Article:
In the days of Roch’s childhood, winters in the village of Ste. Justine were long. Life centered around school, church, and the hockey rink, and every boy’s hero was Montreal Canadiens hockey legend Maurice Richard. Everyone wore Richard’s number 9. They laced their skates like Richard. They even wore their hair like Richard. When Roch outgrows his cherished Canadiens sweater, his mother writes away for a new one. Much to Roch’s horror, he is sent the blue and white sweater of the rival Toronto Maple Leafs, dreaded and hated foes to his beloved team. How can Roch face the other kids at the rink?
March 1, 1984
is Canada’s National Librarian and the beloved author of many Canadian classics for both adults and children. In 1968 he published his hugely successful novel, La Guerre, Yes Sir!.
He has written many novels, short stories, plays, film and television scripts, essays, travel books, and poetry. Several of his works have become classics and are used in schools and universities around the world. His much-loved children's story, The Hockey Sweater,
remains a timeless favorite. In 1991, Roch Carrier was awarded the Stephen Leacock Award for Humour for Prayers of a Very Wise Child.
Among his many other awards and honors, Mr. Carrier is a Fellow of the Royal Society of Canada, an Officer of the Order of Canada, and the holder of many honorary doctorates. All this from the boy who grew up in a village with no library and no books. Now the village has a brand new library – the Roch Carrier Library.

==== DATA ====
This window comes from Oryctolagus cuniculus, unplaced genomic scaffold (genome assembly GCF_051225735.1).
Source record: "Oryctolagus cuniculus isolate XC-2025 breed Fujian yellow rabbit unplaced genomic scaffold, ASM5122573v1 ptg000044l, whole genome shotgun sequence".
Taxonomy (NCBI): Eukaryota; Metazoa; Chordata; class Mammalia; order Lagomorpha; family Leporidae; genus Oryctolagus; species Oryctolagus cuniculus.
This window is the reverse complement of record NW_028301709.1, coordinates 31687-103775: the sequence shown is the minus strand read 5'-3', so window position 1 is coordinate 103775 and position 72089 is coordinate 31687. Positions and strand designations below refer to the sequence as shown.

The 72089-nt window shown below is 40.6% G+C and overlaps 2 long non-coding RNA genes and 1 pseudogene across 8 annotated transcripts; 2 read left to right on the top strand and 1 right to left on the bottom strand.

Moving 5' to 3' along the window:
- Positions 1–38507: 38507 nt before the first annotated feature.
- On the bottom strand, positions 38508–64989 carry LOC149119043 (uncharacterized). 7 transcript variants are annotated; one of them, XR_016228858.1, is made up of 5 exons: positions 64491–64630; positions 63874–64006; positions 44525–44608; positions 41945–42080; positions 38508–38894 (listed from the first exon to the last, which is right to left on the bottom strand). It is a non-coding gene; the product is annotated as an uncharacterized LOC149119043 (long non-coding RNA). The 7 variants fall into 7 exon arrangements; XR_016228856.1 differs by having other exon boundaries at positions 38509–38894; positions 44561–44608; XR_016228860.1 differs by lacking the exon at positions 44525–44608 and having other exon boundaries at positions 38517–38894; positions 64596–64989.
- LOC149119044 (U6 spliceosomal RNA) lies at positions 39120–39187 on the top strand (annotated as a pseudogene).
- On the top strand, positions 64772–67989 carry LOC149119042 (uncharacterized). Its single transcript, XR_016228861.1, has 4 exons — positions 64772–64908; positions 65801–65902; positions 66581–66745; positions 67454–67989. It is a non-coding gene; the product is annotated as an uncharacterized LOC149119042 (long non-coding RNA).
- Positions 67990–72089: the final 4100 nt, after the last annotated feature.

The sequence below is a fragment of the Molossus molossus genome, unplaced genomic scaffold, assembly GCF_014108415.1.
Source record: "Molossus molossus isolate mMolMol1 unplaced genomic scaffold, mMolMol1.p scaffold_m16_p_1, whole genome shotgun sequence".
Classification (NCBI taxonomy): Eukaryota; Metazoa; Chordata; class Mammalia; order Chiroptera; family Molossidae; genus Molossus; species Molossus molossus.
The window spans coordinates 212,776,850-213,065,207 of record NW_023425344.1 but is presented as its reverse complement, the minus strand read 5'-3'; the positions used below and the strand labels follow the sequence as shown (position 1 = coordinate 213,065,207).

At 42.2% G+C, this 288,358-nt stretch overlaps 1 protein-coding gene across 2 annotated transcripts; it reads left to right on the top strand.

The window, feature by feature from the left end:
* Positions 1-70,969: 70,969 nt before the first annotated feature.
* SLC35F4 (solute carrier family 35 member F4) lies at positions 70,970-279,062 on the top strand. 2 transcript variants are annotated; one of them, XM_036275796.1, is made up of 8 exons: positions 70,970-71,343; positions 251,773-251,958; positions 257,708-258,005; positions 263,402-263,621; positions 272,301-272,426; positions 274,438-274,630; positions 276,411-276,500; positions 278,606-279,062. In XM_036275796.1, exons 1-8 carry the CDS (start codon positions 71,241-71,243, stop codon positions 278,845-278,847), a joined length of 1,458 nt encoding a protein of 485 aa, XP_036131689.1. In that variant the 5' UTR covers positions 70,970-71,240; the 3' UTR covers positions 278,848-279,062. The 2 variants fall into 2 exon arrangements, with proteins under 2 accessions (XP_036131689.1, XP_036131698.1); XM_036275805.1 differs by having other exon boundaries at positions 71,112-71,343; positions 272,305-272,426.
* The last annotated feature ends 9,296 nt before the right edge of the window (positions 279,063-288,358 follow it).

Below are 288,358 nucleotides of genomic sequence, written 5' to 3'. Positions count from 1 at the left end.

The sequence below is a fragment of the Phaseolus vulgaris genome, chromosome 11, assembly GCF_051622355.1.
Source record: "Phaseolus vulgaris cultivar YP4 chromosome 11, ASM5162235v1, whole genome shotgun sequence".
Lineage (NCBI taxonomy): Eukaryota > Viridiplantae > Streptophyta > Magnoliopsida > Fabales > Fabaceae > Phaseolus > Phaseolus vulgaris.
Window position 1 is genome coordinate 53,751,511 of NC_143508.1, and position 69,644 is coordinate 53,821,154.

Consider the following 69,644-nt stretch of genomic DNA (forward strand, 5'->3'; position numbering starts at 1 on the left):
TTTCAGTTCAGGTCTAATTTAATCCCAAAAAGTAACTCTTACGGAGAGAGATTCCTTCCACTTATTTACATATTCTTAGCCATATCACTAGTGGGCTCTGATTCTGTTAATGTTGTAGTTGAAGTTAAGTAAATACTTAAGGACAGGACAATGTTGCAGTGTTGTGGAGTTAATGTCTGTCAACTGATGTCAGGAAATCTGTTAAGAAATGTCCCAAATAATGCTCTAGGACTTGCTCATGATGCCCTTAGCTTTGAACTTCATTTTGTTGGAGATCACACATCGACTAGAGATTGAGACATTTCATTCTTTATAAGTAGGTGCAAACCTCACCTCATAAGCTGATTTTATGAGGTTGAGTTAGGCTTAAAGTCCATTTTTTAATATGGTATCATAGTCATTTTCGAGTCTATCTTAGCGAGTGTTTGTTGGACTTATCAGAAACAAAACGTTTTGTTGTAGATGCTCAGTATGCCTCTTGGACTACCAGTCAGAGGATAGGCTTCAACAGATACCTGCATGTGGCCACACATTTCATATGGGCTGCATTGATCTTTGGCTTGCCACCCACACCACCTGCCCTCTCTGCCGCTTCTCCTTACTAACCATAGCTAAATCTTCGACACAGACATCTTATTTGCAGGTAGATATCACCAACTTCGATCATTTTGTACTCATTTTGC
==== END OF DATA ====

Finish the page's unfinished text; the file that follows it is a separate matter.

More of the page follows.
One of BookRiot's 50 Must-Read Canadian Children’s and YA BooksPRAISE FOR The Hockey Sweater:
"Stephen Harper said the book ‘still touches the hearts of Canadian hockey fans, young and old.’ . . . Justin Trudeau, who would become Prime Minister, called it ‘an iconic depiction of a truly Canadian experience.’” --Roy Macgregor, Globe and Mail
"It's a classic. . . . You can't really be a Canadian and not read it. It's become part of our cultural lexicon." --Canadian Children's Book News
". . . not only sweet and funny, but a wise parable about Quebec and English Canada." --Toronto Star
". . . Roch Carrier's timeless book about a boy's catalogue snafu resonated across this hockey-mad country--because who didn't understand the horror of receiving the enemy's hockey sweater in the mail?" --Faceoff.com
“[A] true-life parable woven so deeply into the national fabric that it’s hard to conceive of a time when it wasn’t there.” --Toronto Sun